Sunday, August 4, 2013

Etching Metal Part 3: DIY Texture Plates

This three part post on etching is in conjunction with my 7/21/13 demo for the Metal Clay Artisan Guild in Connecticut.


Etching metal can be used to create jewelry pieces, but it can also be used to create texture plates and stamps for use with metal clays and polymer clays.  Here are three designs for simple stamps using aquatint, marker and PnP resist methods to create the initial design.  Follow the link here to check out the first post on transferring your design to the metal.  If you are using a very precise design or a photograph, focus on the PnP method.  

Etching the Metal...

Once you have transferred your design to the metal, you will need to etch it.  The pieces here are wout the size of half dollars and are etched on 22 gauge copper.  If you follow the link here, you can walk through using ferric chloride to get a "salt etch" in to the metal.  I have had success using this with copper, bronze and nickel silver.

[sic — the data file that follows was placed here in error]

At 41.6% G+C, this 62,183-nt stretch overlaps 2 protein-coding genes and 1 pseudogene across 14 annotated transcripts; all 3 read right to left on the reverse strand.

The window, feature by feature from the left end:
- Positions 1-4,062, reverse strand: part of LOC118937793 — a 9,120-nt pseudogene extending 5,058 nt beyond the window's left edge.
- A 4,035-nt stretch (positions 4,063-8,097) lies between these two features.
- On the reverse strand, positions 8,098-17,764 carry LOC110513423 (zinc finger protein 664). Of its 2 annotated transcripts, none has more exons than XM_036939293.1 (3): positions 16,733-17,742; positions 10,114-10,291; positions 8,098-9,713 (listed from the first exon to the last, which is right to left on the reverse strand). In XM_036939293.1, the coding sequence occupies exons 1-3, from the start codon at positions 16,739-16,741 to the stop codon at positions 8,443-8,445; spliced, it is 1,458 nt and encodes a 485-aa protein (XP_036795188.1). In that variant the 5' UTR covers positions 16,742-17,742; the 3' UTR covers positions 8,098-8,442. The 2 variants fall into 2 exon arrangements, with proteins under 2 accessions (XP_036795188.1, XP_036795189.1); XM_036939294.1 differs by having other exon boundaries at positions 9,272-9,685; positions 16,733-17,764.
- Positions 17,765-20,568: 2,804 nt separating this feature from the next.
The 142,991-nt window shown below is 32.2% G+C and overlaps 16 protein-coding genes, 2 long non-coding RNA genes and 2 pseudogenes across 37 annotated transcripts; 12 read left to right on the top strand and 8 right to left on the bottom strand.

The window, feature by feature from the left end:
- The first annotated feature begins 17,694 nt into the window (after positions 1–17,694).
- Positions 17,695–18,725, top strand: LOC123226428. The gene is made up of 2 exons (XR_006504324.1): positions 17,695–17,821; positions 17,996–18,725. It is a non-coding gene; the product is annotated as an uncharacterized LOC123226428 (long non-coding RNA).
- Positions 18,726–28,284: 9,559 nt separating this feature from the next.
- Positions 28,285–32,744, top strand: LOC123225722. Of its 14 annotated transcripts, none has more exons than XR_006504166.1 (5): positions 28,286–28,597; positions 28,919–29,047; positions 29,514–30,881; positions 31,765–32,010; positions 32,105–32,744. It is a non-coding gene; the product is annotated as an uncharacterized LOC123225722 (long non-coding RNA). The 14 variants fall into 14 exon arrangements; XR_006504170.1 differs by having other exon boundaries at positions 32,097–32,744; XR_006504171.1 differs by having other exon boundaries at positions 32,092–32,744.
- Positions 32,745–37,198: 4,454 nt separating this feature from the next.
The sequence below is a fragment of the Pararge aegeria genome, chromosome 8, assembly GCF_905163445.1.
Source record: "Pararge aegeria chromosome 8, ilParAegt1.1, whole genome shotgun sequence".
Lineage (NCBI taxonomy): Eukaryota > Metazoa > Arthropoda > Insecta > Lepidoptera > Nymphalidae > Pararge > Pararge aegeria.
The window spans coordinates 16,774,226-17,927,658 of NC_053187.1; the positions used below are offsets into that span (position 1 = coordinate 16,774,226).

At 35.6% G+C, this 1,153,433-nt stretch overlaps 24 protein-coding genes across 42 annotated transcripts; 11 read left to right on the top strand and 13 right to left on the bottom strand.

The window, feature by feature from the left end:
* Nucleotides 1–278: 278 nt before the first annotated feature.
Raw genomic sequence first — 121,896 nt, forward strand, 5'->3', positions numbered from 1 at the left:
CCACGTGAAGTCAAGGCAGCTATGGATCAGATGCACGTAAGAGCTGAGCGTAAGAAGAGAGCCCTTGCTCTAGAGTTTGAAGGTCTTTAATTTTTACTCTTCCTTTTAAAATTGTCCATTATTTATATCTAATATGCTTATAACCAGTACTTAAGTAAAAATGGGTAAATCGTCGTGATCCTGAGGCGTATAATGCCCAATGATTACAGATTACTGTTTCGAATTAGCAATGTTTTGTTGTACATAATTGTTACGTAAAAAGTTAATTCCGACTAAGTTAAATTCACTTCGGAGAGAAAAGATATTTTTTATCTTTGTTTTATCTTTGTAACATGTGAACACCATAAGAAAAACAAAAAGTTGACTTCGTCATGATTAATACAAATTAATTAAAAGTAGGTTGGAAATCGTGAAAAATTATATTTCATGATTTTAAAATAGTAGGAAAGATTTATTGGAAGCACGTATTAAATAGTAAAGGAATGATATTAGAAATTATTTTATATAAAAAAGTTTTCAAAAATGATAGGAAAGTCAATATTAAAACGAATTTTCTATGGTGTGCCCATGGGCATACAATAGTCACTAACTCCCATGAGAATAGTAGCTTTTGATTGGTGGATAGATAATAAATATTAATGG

"Printing" your designs in Clay...

The copper pieces in this post are pictured next to the fine silver medallions they created.  I made a pancake of silver clay and rolled it into the copper the same way I would roll onto any other texture plate.  I had lubed each of these up with olive oil as a releasing agent and did not run into any problems with them sticking.  It took a little experimenting to get the clay the right thickness because when I rolled it too thin, the edges of the copper did rip it, but that was easy enough to work out.  This is a great solution to want to produce a limited edition series while still having the ability to make each one unique.  It would be easy enough to change the patina color, add carvings or even dome the shape of the final piece.

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